Boycott Classic to show we care
Published: Tuesday, September 12, 2006
Updated: Wednesday, September 26, 2012 14:09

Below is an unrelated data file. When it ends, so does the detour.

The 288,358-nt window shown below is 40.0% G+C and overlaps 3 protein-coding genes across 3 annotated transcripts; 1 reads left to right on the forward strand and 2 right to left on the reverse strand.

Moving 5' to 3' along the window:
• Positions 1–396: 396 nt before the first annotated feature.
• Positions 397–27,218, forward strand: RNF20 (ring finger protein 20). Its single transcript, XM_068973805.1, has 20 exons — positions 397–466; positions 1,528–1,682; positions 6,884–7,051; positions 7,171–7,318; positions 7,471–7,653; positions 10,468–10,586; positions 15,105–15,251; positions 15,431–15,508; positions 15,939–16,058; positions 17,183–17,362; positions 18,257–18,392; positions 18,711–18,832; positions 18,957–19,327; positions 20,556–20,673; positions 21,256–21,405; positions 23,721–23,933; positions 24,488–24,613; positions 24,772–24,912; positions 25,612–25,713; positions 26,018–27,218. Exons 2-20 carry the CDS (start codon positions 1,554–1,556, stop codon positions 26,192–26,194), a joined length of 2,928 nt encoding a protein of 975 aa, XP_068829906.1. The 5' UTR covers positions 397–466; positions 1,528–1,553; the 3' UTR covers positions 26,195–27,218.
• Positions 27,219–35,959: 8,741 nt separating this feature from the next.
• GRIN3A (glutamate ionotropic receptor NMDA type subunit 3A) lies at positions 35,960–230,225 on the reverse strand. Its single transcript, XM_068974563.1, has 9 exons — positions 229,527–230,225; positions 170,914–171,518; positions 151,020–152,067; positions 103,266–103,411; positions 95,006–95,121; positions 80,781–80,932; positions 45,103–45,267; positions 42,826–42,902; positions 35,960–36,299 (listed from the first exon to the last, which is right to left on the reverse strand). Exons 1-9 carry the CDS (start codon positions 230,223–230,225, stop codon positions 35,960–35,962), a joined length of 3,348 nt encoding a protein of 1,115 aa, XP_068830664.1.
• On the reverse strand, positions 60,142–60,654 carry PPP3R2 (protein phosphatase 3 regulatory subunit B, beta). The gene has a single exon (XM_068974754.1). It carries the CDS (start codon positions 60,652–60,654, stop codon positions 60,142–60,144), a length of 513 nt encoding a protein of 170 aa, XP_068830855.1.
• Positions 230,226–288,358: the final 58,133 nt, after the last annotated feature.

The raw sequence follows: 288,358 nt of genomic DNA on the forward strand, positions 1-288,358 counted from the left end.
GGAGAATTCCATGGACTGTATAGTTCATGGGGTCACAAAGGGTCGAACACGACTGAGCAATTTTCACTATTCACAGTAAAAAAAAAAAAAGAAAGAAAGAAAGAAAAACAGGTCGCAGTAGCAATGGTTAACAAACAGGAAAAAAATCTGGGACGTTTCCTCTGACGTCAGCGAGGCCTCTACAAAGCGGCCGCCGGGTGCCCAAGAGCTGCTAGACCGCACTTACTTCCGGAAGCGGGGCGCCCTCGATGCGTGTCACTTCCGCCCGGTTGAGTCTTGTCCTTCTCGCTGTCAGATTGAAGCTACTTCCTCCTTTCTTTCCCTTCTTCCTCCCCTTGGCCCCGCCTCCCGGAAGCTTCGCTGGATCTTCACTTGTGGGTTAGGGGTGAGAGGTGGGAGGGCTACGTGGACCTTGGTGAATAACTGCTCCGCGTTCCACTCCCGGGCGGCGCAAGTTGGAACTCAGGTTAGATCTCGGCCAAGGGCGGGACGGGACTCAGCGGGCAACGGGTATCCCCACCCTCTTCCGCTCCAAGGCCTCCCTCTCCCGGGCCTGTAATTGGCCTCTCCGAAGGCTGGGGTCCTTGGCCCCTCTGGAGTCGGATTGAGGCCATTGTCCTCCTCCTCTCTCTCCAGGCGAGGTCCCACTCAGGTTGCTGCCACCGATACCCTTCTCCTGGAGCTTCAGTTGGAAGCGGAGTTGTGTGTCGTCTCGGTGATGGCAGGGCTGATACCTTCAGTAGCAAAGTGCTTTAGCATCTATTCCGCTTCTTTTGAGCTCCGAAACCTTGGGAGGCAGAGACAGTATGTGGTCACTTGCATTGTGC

It has been a year since Katrina. The pain, the anger and the feeling of outrage at the obvious lack of concern by this country's government for the suffering of the thousands of victims still remain fresh within me. I want to begin this message by thanking the Honorable Minister Louis Farrakhan for breaking the story of the levees being purposefully blown up during his tour last year. When the levees were blown up, thousands of Black people were murdered or displaced. I am of the opinion that the man-created flood that came about after the hurricane is what killed thousands of the Black residents of New Orleans' Ninth Ward. I also want to thank hip-hop performer Kanye West for having the guts to use his celebrity - while possibly risking his career - to speak from his heart about this on live television last year. I would also like to send a shout to New Orleans rapper Lil Wayne for a song called "Georgia Bush," which he dedicated to the victims of Katrina and the murderous man-created flood. Finally, I would like to thank Spike Lee for the HBO documentary, When the Levees Broke. He put the finishing touches on what we all knew or at least suspected as it relates the pain and anguish the people of New Orleans experienced as they were being victimized. He showed us the images of persecution that no race or culture of people should ever have to endure. Spike showed us in his documentary what Kanye West said last year with much conviction; "George Bush does not like Black people. George Bush does not care about Black people."During Mardi Gras this year, I was outraged at a news report on television that showed a handful of white people drinking, partying and getting their freak on on Bourbon Street. I thought this behavior was a slap in the face of all of the victims who were either murdered or displaced by the hurricane and flood just months prior to Mardi Gras. It was like they were spitting and pissing on the graves and memories of those killed or displaced.There were people who were still homeless and hungry as these disrespectful, unfeeling savages ate, drank and lusted on the flesh of each other as if in a modern day Sodom and Gomorrah right there on Bourbon Street. New Orleans had no business attempting to revive tourism at the expense of the dead and displaced! I guess since the victims were Black, it did not matter to the city's leadership. Where is the memorial to the victims? Where is the restitution for the families of the victims?The next major event scheduled to take place in New Orleans is the Bayou Classic on Thanksgiving weekend. The Classic is the powerhouse of all football classics that pits two of the finest historically Black universities in the nation, Grambling State University and Southern University-Baton Rouge, against each other in the Louisiana Superdome for the mother of all football games. This legendary football rivalry has attracted a 70,000 plus crowd at the superdome in New Orleans for many years leading up to Hurricane Katrina.Last year, the Classic was held in Houston because of the post-Katrina damage to the Superdome. The festivities that accompany the football game include the world famous battle of the bands, a blues concert and the annual Bayou Classic Step Show competition. I can't even begin to tell you the millions of dollars that are generated in New Orleans while this Classic weekend is taking place.Be that as it may, I cannot be a part of such an event in this particular city. I cannot travel to New Orleans for the Bayou Classic to revel and celebrate when there is nothing to celebrate in the city. Black people were murdered there in large numbers last year, and the leadership has been silent. The city appears to want a "new" New Orleans without the large population of Black people who once called it home. I will not spend my money in a city that really does not want people who look like me living there.I cannot see myself ever traveling there again for leisure activities as long as this perceived effort to create a new white New Orleans is taking place. I won't spend money in the city to aid in this program. The Katrina tragedy reminds me of the ethnic cleansing in Bosnia some years back. The hurricane and the man-created flood cleansed New Orleans of the ethnicity that made it the classy and culturally rich city is used to be before Katrina!As a proud graduate of GSU, I am appealing to all current and former GSU students to BOYCOTT the Classic this year. Do not attend this year or any year until New Orleans acts like it wants its Black residents back! If you value our people and empathize with families who lost loved ones, join me in showing them the respect long overdue by taking a stand. To Coach Spears and President Judson, I appeal to your conscience and belief in what's right to either cancel the game or move it. I appeal to student leaders at GSU. This would be the best time to show the student body what leadership is all about. I would like to appeal to the entire Jaguar family of students, faculty and administrators to join in this boycott. This year's Classic should be spent paying tribute to the memory of those killed last year, and the football game should be moved back to Houston or some other city. Better yet, it should not played at all.Rico Rivers is a 1994 and 1996 graduate of GSU who now lives in Memphis, Tenn.